• A sense of stability that is absent in active addiction
  • Enhanced safety and security
  • Opportunity to show responsibility
  • Assistance with developing money management skills
  • Linkage to resources, such as job training, education options and support groups

Addiction treatment can set you on the pathway to sobriety, but a sober house can keep you on that road. Sober housing can be the transition you need between starting over and staying sober.

How Long Should Residents Stay in a Sober Living Home?

The time a person needs to stay in a sober living home can depend on their unique situation, such as the severity of their addiction and what other resources they can access in their community. Some people may have access to safe, sober housing with a family member, whereas others who do not have family support may need to spend more time in a sober living house.

While a person’s time in sober living can vary widely, research suggests the average stay is relatively short-term. In one recent study, 62.2% of women living in sober houses stayed for under three months. Those who had financial problems and were older tended to stay longer, suggesting that personal factors can influence the length of stay.

For the best outcomes, residents should stay in a sober living home until they have established another form of safe housing where they can remain committed to recovery. It is also important to have access to other resources, such as counseling and support groups, when leaving sober living.

How Much Does Sober Living Cost?

Most sober living houses charge fees to residents to cover their room and board. The monthly cost can vary widely, depending on the features of the sober living home and its location. Sober living homes in urban areas are likely more costly than those in smaller, rural communities, and homes offering luxurious amenities will also be more expensive.

A study of sober living homes in Los Angeles found that the average monthly cost was $650, and most homes charged under $1,400 a month. Some charged as little as $300 in monthly fees, whereas others came with exorbitant monthly costs, as high as $10,000 a month.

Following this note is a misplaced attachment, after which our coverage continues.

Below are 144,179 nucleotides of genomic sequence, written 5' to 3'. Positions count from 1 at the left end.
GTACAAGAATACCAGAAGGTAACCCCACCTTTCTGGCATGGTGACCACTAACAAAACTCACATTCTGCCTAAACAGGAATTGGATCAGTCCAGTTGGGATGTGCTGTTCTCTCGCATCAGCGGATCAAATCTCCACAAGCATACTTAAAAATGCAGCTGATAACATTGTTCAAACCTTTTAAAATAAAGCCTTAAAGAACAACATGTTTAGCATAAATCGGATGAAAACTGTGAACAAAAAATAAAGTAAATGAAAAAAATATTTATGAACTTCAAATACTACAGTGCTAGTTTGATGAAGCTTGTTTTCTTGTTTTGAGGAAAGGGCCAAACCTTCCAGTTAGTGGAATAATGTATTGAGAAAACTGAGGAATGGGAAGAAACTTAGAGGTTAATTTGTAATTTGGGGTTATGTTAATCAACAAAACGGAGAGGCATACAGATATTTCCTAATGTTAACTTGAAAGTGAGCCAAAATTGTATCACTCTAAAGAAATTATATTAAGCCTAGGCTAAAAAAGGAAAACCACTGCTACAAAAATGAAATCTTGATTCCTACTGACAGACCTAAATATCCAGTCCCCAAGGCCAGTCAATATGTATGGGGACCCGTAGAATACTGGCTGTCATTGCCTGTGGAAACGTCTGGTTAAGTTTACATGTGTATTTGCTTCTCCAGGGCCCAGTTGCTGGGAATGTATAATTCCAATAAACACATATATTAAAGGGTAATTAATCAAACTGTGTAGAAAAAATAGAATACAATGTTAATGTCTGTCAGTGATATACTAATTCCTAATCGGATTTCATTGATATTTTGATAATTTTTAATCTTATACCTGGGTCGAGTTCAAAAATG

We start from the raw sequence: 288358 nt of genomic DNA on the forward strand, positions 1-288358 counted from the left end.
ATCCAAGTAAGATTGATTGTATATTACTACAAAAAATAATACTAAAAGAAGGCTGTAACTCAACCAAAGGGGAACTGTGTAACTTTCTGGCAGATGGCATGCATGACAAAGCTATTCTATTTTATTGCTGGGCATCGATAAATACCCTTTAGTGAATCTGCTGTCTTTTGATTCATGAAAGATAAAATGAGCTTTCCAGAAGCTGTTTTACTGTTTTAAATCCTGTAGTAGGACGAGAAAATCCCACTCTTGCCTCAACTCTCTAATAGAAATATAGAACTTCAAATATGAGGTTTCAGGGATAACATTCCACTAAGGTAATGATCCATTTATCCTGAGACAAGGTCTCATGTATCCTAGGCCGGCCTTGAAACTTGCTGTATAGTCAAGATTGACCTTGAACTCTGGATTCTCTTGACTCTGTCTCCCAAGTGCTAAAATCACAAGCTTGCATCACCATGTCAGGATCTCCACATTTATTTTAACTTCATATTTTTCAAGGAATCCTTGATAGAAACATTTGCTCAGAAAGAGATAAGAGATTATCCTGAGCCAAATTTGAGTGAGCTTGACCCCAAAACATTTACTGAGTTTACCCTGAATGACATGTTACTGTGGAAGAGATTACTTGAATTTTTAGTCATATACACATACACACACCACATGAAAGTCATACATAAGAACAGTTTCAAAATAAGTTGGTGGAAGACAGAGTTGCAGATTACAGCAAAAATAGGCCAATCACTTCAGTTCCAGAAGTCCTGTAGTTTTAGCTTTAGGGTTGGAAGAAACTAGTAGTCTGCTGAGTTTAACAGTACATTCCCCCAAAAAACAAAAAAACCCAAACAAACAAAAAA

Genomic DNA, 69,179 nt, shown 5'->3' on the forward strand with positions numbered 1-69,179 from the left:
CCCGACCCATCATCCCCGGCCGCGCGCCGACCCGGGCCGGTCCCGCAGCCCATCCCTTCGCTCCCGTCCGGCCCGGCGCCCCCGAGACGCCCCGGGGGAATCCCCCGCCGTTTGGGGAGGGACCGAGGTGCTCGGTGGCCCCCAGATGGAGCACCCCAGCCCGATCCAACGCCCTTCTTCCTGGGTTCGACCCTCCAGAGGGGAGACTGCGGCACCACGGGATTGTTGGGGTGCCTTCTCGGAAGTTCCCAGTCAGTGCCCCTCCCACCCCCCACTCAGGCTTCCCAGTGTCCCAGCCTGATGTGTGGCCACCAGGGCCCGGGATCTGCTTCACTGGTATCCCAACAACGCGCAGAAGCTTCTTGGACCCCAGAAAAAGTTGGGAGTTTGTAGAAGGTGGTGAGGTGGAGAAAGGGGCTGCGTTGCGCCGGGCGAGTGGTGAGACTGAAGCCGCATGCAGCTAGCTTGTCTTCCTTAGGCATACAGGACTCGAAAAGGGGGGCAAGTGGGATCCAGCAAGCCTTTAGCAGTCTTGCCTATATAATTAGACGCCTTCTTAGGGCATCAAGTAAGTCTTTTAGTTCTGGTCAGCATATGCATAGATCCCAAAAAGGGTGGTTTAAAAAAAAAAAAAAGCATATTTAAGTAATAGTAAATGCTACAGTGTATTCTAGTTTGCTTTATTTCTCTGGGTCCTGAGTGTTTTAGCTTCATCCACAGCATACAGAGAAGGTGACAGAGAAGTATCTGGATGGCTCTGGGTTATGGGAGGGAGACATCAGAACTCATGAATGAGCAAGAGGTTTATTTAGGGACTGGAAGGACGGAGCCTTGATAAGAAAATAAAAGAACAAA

These average monthly figures can change with inflation, and high-cost homes running $10,000 per month may not reflect the average in other communities. These higher-cost homes are likely those tailored to the needs of celebrities.

Choosing the Right Sober Home

If you’re considering a sober living home, selecting a quality facility that meets your needs is important. It’s helpful to look for the following features in a sober living facility:

  • Rules that require residents to remain drug-free.
  • Residents are provided with access to support group meetings.
  • There are clear policies in place related to chores, monthly fees and the use of common living areas.
  •  The sober home has received some sort of professional certification or accreditation.

If you’re having trouble finding sober living, it can be helpful to talk to your addiction treatment provider about resources in your area.

Learn more about our addiction treatment programs and transitional living today.

View Sources

Hamilton, Zachary; Campbell, Christopher. “Uncommonly Observed: The Impact of New Jersey’s Halfway House System.“>Uncommon[…]House System.” Criminal Justice and Behavior, 2014. Accessed September 1, 2023.

Polcin, Douglas; Korcha, Rachael; Bond, Jason; Galloway, Gantt. “Sober Living Houses for Alcohol and Drug Dependence: 18-Month Outcomes“>Sober Li[…]onth Outcomes.” Journal of Substance Abuse Treatment, June 2010. Accessed September 1, 2023.

Edwards, Katie; Ullman, Sarah; Siller, Laura; Murphy, Sharon; Harvey; Ronald; Wheeler, Lorey. “What relates to length of stay in a sober living home among women with histories of victimization and addiction? A longitudinal analysis.“>What rel[…]nal analysis.” Journal of Community Psychology, July 2022. Accessed September 1, 2023.

Mericle, Amy; Karriker-Jaffe, Katherine; Gupta, Shalika; Sheridan, David; Polcin, Doug. “Distribution and Neighborhood Correlates of Sober Living House Locations in Los Angeles.“>Distribu[…] Los Angeles.” American Journal of Community Psychology, September 2016. Accessed September 1, 2023.